Clevelands House turns 150
In 1869 Tolstoy published War and Peace, “Wild Bill” Hickok was elected sheriff of Ellis County, Kansas and Ulysses S. Grant was elected the 18th president of the United States. It was in that same year, Charles and Fanny Minett first built what would become Clevelands House on a peninsula of land between Lake Joseph and Lake Rosseau.
While the grand hotels and resorts of Muskoka's classic age have gradually vanished from the shoreline, Clevelands House is set to ring in its 150th year in 2019.
“When you walk these grounds there's so much history here. You can see it and you can feel it a little bit too,” says Doug Fowler, whose father Ken purchased Clevelands House in 2007. “There are the pictures of the Segwun pulling up to the pier. You see the people with the long dresses, the white gloves and the big hats.”
It’s quite possible that some of the guests from those old photos might still have relatives visiting Cleves (as it’s affectionately known in the area) more than a century later.
“We have guests who have been coming here for 30 years we have generations of guests,” says Doug. “We have kids whose grandparents used to bring them here and now they bring their kids there.”
More than a century and half ago Charles and Fanny Minett came to the area by train and then by steamship before building a raft to take them on the final leg of their journey across Lake Rosseau. The land was parceled out under the Free Grants and Homesteads Act, a government initiative that was designed to help settle the northern areas.
The Minetts, who had moved to Muskoka from the Toronto area, often had guests visiting during the summer months and eventually the idea of a hotel began to percolate.
The Minetts decided to name their new hotel after Charles's hometown of Bishop’s Cleeve in England, and by 1883 the final touches had been completed. There is some debate as to why the spelling of Clevelands was changed, but from 1878 onwards it was the only spelling of the name used.
The hotel was an immediate success. The Minetts doubled the number of rooms in 1887 and by 1891 they had added a third story to Clevelands House. At the same time they built a new dining room for the facility and an octagonal tower at the south end of Clevelands House. However, it was during those same renovations that Charles fell from a height breaking several ribs. The injury led to Charles contracting pneumonia, which would eventually claim his life.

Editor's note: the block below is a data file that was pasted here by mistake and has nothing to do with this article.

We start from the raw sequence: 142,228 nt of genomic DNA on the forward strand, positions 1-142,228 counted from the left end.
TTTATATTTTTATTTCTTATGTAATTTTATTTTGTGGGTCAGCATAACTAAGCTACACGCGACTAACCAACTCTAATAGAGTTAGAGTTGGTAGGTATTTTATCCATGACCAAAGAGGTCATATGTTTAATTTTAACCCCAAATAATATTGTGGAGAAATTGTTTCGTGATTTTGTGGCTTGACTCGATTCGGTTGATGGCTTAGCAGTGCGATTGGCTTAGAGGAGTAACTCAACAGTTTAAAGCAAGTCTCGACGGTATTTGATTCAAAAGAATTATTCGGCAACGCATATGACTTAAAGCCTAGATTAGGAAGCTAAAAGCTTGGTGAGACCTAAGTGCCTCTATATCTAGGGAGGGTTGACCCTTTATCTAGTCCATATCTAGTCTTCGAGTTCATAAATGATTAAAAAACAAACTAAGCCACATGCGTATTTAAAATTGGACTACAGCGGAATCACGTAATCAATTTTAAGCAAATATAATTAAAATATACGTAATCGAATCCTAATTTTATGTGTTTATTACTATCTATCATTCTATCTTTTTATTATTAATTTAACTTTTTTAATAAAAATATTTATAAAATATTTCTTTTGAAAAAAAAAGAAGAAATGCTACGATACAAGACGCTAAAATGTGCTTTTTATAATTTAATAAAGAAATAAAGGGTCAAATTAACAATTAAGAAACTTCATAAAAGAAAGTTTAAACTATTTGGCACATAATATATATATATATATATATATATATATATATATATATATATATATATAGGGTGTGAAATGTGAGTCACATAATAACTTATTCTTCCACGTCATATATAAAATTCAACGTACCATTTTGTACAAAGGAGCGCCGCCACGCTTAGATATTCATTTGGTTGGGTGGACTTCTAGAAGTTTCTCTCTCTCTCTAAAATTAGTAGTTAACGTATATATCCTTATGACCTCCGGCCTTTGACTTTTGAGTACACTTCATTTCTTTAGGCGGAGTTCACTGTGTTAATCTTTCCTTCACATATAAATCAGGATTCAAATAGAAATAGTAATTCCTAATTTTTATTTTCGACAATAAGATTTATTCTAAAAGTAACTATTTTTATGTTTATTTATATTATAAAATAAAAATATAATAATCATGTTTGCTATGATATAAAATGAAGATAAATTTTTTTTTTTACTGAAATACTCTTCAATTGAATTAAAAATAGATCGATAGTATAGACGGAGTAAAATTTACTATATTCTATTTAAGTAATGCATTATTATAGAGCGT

Fanny continued on, expanding the property again to include a ballroom, more bedrooms, and tennis and croquet courts.
In 1904, the building changed hands for the first time - being passed down to Fanny and Charles's son Arthur and his family.
It was Arthur and his wife Alice who opened the Lake Rosseau Club in the 1920s. The dance hall proved to be wildly popular, drawing people from across the lakes and continued to be a hotspot right through the depression of the 1930s.
Clevelands House changed hands again in 1953, when a salesman for a Toronto newspaper named Ted Wright fell in love with the resort during a visit and decided to purchase it.
Under Wright, Cleves underwent a significant modernization project, updating the rooms and grounds and obtaining a liquor license in an effort to draw younger guests as well as conventions and parties.
In 1969, the hotel was sold to Bob Cornell who would go on to own and operate Clevelands House for nearly 40 years. Cornell was no stranger to the resort, having first visited in the 1940s and falling in love with the Clevelands House during that first trip.
Bob started working as a bellhop when he was just 14, working his way up to manager and he even met his wife Fran when she came up to wait tables at the resort some years later.
In the years after Bob purchased Cleves, he decided to put the focus once again on families, building a swimming pool, new cottages and modern tennis courts. The resort underwent continuous upgrades under the Cornells, adding more swimming pools, increased capacity, an on-site golf course and a fitness facility.
In 2007, the resort was purchased by the its current owners. Ken Fowler had been purchasing property in the area for decades and he eventually put an offer in on Clevelands, which the Cornells accepted.
The advent of the internet has had a dramatic effect on tourism and Cleves is no exception. Doug says more people are taking trips that last two or three days and they’ve had to adjust accordingly. Nonetheless, he says there are families that continue to take extended stays and have often been coming for generations.
“We call those people our VIPs but we’ve also got new people coming up that have never experienced Muskoka before. That's really nice to see,” says Doug. “I hear a lot from people who are there for the first time, just how peaceful it is and how beautiful it is. It's just magical, there's no question about it.”
Photo of Clevelands House in the 1960s courtesy of Vintage Muskoka District/Facebook